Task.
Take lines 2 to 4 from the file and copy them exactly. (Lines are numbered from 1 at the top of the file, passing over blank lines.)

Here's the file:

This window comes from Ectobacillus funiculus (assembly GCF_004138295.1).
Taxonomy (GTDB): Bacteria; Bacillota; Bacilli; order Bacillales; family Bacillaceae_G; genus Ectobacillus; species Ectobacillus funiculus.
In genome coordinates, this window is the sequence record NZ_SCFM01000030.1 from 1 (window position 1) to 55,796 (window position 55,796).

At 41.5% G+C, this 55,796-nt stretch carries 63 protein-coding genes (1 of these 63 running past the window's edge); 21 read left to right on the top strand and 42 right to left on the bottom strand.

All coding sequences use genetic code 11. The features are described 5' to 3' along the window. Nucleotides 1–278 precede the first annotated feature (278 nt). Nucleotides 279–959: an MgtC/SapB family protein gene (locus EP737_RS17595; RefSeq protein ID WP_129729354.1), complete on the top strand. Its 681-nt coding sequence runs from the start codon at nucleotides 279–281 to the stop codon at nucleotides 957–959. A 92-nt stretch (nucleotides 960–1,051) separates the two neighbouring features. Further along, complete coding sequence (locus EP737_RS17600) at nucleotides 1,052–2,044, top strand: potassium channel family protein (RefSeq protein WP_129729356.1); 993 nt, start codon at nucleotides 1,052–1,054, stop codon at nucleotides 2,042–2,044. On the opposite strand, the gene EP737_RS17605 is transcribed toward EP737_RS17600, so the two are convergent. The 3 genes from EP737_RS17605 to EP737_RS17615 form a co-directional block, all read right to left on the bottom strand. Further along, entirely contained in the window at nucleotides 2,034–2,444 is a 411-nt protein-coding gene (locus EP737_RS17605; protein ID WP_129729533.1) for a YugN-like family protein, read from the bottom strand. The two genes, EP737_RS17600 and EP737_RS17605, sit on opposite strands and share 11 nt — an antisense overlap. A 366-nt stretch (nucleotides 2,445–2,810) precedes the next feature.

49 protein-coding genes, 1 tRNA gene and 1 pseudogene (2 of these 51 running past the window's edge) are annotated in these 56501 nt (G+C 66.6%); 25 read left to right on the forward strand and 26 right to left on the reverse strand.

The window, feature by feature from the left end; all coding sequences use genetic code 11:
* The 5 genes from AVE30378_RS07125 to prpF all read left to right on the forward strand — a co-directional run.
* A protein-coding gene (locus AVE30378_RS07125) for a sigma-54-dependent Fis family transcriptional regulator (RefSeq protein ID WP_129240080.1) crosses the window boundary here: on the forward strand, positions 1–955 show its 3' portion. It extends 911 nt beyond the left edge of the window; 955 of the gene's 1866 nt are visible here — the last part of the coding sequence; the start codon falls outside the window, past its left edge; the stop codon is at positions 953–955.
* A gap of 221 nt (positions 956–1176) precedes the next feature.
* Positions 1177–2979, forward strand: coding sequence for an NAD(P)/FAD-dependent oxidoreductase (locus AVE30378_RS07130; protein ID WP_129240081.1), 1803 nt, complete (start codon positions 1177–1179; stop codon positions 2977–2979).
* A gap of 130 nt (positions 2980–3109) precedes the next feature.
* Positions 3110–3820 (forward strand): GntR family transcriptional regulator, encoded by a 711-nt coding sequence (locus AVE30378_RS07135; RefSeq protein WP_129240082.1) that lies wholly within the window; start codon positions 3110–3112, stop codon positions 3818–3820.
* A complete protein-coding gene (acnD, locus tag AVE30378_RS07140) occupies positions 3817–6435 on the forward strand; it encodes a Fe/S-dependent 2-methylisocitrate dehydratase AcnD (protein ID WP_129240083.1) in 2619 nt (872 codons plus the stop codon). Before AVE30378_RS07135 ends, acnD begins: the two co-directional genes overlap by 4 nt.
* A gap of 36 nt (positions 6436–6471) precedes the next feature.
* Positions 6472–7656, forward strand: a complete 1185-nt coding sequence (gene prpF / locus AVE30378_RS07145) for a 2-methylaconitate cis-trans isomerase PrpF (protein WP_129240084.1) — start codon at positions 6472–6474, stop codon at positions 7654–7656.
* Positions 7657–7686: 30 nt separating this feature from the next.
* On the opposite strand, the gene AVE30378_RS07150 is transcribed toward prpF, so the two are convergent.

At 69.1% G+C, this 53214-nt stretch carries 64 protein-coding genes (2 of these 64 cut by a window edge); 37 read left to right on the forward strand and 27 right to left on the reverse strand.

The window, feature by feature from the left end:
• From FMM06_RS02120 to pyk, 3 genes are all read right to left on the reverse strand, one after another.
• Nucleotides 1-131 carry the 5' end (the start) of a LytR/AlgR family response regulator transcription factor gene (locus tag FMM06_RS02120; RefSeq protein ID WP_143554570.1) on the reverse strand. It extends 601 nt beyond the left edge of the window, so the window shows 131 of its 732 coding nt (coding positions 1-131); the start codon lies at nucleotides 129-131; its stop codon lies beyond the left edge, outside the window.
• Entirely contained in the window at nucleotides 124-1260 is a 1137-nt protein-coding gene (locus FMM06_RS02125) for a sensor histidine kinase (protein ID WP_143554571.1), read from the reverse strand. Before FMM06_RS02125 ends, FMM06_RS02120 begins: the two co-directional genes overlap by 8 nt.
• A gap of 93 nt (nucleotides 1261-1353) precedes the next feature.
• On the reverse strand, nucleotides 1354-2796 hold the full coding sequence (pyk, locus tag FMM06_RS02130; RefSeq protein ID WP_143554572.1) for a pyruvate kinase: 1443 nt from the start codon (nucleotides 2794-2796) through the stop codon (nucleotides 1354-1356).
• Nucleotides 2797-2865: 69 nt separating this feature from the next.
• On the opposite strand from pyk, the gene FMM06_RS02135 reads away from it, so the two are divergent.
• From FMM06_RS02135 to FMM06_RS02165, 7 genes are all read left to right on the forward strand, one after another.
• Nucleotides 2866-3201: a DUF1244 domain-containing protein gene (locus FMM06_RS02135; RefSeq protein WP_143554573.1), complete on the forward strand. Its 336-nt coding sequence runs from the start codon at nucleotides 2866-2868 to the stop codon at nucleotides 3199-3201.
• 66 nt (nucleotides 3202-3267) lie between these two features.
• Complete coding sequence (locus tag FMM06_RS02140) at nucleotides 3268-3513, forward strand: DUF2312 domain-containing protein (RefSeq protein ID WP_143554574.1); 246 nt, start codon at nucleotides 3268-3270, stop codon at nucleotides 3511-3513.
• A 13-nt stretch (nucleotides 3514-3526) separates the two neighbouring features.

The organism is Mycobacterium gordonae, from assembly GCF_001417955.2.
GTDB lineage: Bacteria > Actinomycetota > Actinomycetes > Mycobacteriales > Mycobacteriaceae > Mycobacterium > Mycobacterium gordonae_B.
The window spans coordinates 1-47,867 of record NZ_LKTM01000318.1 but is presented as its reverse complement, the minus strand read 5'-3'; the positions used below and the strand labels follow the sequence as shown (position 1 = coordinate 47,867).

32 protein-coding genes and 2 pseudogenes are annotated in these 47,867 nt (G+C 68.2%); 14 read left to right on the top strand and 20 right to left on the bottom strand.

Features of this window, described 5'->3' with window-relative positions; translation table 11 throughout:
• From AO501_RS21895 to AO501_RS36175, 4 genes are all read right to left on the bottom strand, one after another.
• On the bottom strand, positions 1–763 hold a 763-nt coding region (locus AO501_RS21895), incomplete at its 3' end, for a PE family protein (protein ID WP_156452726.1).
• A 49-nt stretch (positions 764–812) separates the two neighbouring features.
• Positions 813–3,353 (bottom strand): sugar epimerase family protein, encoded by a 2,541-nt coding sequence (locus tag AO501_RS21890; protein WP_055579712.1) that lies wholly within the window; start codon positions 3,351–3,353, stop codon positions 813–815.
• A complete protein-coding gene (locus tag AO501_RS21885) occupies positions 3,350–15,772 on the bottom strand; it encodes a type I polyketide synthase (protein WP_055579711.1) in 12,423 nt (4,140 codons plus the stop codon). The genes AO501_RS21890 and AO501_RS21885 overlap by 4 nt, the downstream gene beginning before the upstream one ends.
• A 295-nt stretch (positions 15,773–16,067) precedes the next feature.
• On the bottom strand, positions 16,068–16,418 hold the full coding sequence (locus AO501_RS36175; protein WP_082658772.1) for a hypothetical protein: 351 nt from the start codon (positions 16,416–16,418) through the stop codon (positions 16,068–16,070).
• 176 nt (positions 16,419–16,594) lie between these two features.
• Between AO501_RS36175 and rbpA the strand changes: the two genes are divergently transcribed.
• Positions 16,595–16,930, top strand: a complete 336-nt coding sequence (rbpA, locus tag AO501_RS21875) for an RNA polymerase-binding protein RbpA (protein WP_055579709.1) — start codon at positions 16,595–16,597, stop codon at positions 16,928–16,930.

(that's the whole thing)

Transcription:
Taxonomy (GTDB): Bacteria; Bacillota; Bacilli; order Bacillales; family Bacillaceae_G; genus Ectobacillus; species Ectobacillus funiculus.
In genome coordinates, this window is the sequence record NZ_SCFM01000030.1 from 1 (window position 1) to 55,796 (window position 55,796).

At 41.5% G+C, this 55,796-nt stretch carries 63 protein-coding genes (1 of these 63 running past the window's edge); 21 read left to right on the top strand and 42 right to left on the bottom strand.